Monthly Archives: May 2012

Lassie! Pipe down a bit with the cereal!


Where: Pitlochry, Perthshire, Scotland

The incredible warmth and charm of Pitlochry is summed up by this sign.

Plate of Food: This is a place that has a “salmon ladder” so it is no surprise that fresh Scottish salmon features on many menus here. I had some truly wonderful salmon in Pitlochry (including at a restaurant where we turned up an hour early for our reservation because we didn’t change the time on our watches – oops), but when in Scotland I am always partial to a full Scottish breakfast. This is a plate of eggs, bacon, sausages, beans, mushrooms, tomatoes, and black pudding. So, just a light meal. In my defence, we were doing some rather long walks through the countryside…and I didn’t have the tomatoes. Very restrained.

I ate my breakfast of (ahem) champions in the cramped dining room of the bed and breakfast in which we were staying. There were many guests staying that weekend and our small tables were nestled very close to one another. So close that it was difficult to have a private conversation without overhearing everyone else’s conversations next to you. So close it was difficult to cut your bacon without elbowing someone in the ear. As the room filled each morning, silence would descend. People became very interested in their own plates and we all ate to the awkward tune of cutlery clinking against plates and tea being quietly slurped.

We became aware of a curious middle-aged couple who were very prim and proper and unfailingly courteous to each other as if they had only just met (“Please, do sit so you can see out the window.” “Oh no, please, you sit there!” “No, no, I insist!”).

The gentleman always ordered a cooked breakfast, but his lady friend demurely chose the tinned fruit and cold cereal. In the eery silence and under his watchful eye, she delicately poured milk in her bowl, then raised her spoon to her mouth, and crunched mouthful after mouthful of the NOISIEST cornflakes in Scotland. The sound filled the room. Being a well-mannered woman, she was embarrassed by the volume of her breakfast cereal, so she held one fine-boned hand up in front of her mouth as she chewed. Huh? Amazingly I can still hear you even if I can’t see your mouth.

She steadily worked her way through the bowl until eventually the spoon was laid to rest and the entire room let out our collective breath. Top o’ the morning to you!

The best: Through some weather phenomenon, we have always experienced sunny weather when in Scotland (except for that ill-fated climb of Arthur’s Seat) causing us to wax lyrical about the beauty and delights of this nation. Your Scottish experience may well have been wet, grey, and haunted by deep-fried Mars bars (yes, that is a real thing), but mine was not.

The sun shone brightly on our time in Pitlochry. There were bright daffodils growing in cheerful bunches on the roadsides, and the river was flowing fast with the run-off from the hills. The village itself was exactly what you imagine a rural Scottish village to be: quaint, quiet, friendly, and charming. There were sweet little tea shops offering fruit scones and ginger cake, there were ancient-looking pubs offering dark corners in which to sip your dram of local whisky, there were castles straight out of story books, and there were beautiful walks in the surrounding area to help you work off your ample breakfast.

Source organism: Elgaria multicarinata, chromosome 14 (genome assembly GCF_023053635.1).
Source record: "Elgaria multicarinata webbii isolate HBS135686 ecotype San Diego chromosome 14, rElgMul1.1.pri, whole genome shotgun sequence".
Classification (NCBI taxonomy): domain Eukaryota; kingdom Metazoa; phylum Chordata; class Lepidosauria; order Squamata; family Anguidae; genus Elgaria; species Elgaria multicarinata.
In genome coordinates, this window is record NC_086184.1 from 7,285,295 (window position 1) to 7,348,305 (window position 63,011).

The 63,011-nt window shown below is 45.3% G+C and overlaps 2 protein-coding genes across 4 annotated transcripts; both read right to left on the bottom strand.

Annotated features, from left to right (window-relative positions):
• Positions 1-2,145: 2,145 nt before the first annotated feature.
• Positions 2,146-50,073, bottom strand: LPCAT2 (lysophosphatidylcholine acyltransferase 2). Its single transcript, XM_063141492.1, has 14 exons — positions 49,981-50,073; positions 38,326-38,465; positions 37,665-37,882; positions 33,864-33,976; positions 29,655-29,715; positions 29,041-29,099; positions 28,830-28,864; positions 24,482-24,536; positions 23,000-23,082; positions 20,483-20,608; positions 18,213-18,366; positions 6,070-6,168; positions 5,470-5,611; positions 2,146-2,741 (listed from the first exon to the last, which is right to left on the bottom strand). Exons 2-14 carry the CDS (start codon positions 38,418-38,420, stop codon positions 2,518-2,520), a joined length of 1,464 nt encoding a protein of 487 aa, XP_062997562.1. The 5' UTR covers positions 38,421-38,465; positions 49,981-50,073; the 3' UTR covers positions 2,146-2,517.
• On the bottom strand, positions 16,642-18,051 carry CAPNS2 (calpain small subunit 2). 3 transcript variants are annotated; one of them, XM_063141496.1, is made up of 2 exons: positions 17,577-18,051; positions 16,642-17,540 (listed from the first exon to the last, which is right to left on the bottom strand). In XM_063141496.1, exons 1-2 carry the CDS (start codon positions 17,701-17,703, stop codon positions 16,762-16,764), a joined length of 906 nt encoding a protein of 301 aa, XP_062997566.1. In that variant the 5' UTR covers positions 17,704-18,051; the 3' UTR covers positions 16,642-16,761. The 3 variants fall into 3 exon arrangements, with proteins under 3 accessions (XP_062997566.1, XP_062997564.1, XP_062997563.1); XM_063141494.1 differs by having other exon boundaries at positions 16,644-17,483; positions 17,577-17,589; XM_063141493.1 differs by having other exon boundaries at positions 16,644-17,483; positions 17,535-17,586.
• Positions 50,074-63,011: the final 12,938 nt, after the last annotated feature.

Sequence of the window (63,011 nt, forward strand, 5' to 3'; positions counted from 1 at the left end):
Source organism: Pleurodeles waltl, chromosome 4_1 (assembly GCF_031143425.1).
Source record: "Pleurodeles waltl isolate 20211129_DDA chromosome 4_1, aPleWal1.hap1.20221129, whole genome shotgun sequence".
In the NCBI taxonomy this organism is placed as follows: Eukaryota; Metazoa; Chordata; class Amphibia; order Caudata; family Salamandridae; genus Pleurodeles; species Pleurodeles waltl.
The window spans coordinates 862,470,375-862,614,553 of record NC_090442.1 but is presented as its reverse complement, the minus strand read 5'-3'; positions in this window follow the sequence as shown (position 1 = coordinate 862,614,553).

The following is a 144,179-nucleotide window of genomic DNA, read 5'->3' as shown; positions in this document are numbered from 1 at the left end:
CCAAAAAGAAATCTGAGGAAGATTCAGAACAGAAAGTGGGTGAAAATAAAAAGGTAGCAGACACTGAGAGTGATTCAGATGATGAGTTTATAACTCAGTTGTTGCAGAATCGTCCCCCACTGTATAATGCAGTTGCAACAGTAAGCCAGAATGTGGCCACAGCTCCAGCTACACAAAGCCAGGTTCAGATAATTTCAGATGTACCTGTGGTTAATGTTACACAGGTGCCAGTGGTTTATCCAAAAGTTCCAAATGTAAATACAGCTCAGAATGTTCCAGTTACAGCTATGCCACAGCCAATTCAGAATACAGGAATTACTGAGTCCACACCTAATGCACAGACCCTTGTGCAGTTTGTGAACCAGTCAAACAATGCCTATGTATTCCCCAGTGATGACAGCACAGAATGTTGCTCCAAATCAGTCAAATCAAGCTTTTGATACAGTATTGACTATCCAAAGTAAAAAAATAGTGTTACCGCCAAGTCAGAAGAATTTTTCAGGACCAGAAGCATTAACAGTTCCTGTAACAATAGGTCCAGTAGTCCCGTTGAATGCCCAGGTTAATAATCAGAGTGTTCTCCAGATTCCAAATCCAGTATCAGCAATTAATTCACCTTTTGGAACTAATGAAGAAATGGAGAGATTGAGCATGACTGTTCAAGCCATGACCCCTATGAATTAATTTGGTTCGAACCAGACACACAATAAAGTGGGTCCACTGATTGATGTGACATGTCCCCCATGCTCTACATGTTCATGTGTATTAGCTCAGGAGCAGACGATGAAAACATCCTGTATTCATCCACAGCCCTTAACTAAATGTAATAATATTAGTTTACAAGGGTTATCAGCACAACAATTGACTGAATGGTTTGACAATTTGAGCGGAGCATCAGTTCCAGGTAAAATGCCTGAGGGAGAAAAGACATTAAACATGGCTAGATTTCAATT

A perfect spot for a distillery, right?

We walked along a beautiful path to the smallest whisky distillery in Scotland – Edradour. The walk was peaceful and gentle. Our route was flanked by mossy stone walls and we looked out over low hills, just beginning to show the green of Spring. There were babbling brooks, more daffodils, and (in case we are getting too pastoral) a fantastic whisky tasting at the end.

Story that needs to be told: We stayed in a cozy, family-run bed and breakfast just off of the main street in Pitlochry. The wallpaper was floral. The stairs creaked. The rooms smelled like rose scented soap. We were 50 years too young for this place, but it was great.

When we arrived in the late afternoon, having driven from Aberdeen, there was no one at the front desk. We rang the bell and waited. We could hear footsteps upstairs and the occasional distant voice. We rang again. Finally, a man came bustling through the door and into the reception area. He cheerfully greeted us while smoothing down his fly-away hair, then walked right past us and through another door.

We looked at each other and waited.

Suddenly he appeared behind the desk and started looking for something under all of the papers. All the while he chatted animatedly, but distractedly to us. Before we could properly check in, he dashed off to find his wife. He returned (without his wife) and continued his flustered work. He glanced at the hall clock and remembered that he was supposed to be picking up his daughter from the train station. He shouted up the stairs at someone and searched for his keys before striding in and out of various doors in the reception area.

This was getting ridiculous. Basil Fawlty, is that you?

Eventually our host left and his wife completed our check in. She spoke to a young girl who came down the stairs and asked her to “call Dad and tell him you’re not at the train station because you arrived this morning”.

A rolling stone gathers no…oh, too late for these ones.

“Whisky may not cure the common cold, but it fails more agreeably than most other things.” Scottish Proverb

Fortunate me


We need to talk.